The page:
Business groups claim jobs at risk from Ontario labour reforms

Analysis of Bill 148 projects potential job losses at 185,000 in first two years.

TORONTO — A coalition of business groups says Ontario’s proposed changes to labour laws will put 185,000 jobs at risk in the first two years of being implemented.

The Keep Ontario Working Coalition, which includes groups such as the Ontario Chamber of Commerce and the Retail Council of Canada, has released an economic impact analysis of the labour reforms in Bill 148.

A spokesman for the coalition says the bill will have “dramatic unintended consequences,” including job losses.

The proposed legislation would, among other things, raise the minimum wage to $15 an hour, require equal pay for part-time workers and expand personal emergency leave.

Business groups have repeatedly expressed concerns about the minimum wage increase and the pace at which it would be implemented.

The bill would boost the minimum wage, which is currently set to rise with inflation from $11.40 an hour to $11.60 in October, up to $14 on Jan. 1, 2018, and $15 the following year.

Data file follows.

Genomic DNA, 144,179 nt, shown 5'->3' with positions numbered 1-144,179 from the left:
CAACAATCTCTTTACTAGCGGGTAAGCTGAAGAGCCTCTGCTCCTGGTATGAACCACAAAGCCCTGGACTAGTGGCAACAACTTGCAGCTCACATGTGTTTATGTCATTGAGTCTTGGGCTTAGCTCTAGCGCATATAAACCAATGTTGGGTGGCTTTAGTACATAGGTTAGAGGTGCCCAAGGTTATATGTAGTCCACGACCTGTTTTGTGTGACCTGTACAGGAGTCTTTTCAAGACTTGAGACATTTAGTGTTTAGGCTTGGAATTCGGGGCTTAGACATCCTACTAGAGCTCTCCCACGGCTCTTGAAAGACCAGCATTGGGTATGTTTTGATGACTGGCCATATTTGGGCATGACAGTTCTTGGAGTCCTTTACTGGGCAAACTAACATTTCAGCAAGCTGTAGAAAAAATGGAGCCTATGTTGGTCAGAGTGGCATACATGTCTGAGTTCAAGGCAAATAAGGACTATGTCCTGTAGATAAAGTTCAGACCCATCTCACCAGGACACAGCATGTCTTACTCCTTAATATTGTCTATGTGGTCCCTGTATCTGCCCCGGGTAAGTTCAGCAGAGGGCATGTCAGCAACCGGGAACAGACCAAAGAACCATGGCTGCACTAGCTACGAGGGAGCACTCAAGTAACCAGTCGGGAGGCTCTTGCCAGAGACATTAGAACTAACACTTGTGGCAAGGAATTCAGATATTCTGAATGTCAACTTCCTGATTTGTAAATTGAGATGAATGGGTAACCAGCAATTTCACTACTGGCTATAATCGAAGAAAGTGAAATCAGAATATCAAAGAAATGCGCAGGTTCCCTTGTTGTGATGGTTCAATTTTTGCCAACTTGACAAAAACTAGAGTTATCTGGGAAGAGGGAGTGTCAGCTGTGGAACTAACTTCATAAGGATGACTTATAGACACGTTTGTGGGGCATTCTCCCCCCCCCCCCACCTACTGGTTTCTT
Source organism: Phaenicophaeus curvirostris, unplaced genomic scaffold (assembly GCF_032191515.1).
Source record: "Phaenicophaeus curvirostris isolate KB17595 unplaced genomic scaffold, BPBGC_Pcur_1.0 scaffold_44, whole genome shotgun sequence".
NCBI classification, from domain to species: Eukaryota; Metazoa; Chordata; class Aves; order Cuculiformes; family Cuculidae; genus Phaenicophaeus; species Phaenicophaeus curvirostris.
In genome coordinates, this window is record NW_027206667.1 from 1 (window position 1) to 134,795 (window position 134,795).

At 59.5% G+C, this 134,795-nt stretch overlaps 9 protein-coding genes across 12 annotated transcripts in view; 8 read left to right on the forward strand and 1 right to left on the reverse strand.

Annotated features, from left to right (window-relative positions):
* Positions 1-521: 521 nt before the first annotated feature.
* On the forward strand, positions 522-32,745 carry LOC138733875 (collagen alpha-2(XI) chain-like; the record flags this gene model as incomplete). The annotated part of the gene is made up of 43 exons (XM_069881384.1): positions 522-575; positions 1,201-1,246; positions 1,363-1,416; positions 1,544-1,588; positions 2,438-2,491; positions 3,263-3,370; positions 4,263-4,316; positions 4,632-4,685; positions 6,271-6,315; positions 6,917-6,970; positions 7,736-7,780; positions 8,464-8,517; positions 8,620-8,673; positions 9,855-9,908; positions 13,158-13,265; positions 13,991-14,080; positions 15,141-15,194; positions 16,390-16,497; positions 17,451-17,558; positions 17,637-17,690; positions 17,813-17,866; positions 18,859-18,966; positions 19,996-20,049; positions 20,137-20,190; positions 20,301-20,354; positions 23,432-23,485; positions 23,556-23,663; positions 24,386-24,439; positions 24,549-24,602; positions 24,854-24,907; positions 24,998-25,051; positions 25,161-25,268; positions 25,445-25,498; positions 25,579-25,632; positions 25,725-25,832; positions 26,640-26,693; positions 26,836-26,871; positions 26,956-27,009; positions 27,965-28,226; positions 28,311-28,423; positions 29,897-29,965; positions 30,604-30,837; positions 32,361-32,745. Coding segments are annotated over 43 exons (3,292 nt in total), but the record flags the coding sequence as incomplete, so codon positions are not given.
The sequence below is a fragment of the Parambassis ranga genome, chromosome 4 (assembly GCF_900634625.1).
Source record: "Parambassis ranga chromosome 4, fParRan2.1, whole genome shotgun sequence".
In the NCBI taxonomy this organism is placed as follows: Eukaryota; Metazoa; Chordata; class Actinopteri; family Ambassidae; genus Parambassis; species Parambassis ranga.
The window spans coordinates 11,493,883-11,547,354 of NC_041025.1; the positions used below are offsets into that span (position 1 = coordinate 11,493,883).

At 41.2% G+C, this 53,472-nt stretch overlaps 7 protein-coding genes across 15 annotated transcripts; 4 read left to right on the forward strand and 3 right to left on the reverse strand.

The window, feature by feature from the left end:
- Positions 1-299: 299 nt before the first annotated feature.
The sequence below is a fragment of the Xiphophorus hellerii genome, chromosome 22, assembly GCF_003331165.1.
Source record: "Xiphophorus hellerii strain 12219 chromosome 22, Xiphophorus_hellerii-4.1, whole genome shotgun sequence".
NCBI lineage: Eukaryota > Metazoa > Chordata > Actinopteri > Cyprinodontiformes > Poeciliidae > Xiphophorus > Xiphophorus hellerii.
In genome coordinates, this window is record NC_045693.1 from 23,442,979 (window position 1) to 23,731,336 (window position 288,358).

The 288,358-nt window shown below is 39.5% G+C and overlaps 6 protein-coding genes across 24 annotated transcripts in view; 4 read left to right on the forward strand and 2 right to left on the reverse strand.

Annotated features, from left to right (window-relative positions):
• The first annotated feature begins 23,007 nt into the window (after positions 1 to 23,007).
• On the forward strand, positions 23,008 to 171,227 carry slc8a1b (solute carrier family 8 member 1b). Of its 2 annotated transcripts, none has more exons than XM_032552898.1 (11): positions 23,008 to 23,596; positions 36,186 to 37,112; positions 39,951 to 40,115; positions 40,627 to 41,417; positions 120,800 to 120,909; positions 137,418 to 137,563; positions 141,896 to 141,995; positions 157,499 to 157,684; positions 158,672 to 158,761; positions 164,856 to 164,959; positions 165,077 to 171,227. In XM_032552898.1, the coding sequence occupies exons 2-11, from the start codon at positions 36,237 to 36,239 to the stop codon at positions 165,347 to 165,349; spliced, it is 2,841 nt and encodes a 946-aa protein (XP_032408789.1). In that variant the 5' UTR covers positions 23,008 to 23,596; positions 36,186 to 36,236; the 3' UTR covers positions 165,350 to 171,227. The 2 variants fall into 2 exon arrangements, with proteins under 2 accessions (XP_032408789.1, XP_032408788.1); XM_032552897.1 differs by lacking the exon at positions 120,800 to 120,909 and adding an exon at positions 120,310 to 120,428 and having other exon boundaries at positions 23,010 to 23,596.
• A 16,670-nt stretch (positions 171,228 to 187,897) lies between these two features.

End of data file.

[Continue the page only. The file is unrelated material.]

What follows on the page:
Data from the economic impact analysis shows:

• $23 billion hit to business over the next two years alone

• 185,000 Ontario jobs will be at immediate risk over the next two years

• 30,000 of the jobs at risk are youth under 25

• 96,000 employees at risk are expected to be women

• 50% increase to inflation for this year and the foreseeable future. The cost of everyday consumer goods and services will go up by $1,300 per household on average each and every year.

• The Ontario government would need to borrow $440 million more to cover the increases in new costs from this legislation. If the government were to provide offsets to businesses, as they have indicated, the province’s treasury will take a bigger hit.

• Municipalities will be forced to increase employee wages by $500 million without additional offsetting revenues.

The Ontario Federation of Labour does not agree with the coalition’s assertions about the economic impact of a $15 per hour minimum wage.

The labour group representing 54 unions and more than 1 million workers says the analysis fails to acknowledge increases in consumer spending from low-wage workers, the reduced demand on social services and the strengthening of household financial stability that will result from a more equal distribution of income.

It also contends predictions that raising the minimum wage in Alberta to $15 per hour has failed to produce the predicted dire job losses.

It note Alberta’s Treasury Board and Finance Department reported that, despite the recession caused by the drop in oil prices: “The service-producing sector has seen consistent gains throughout the downturn, with employment now 37,800 higher than in June 2016.

Files from PLANT Magazine

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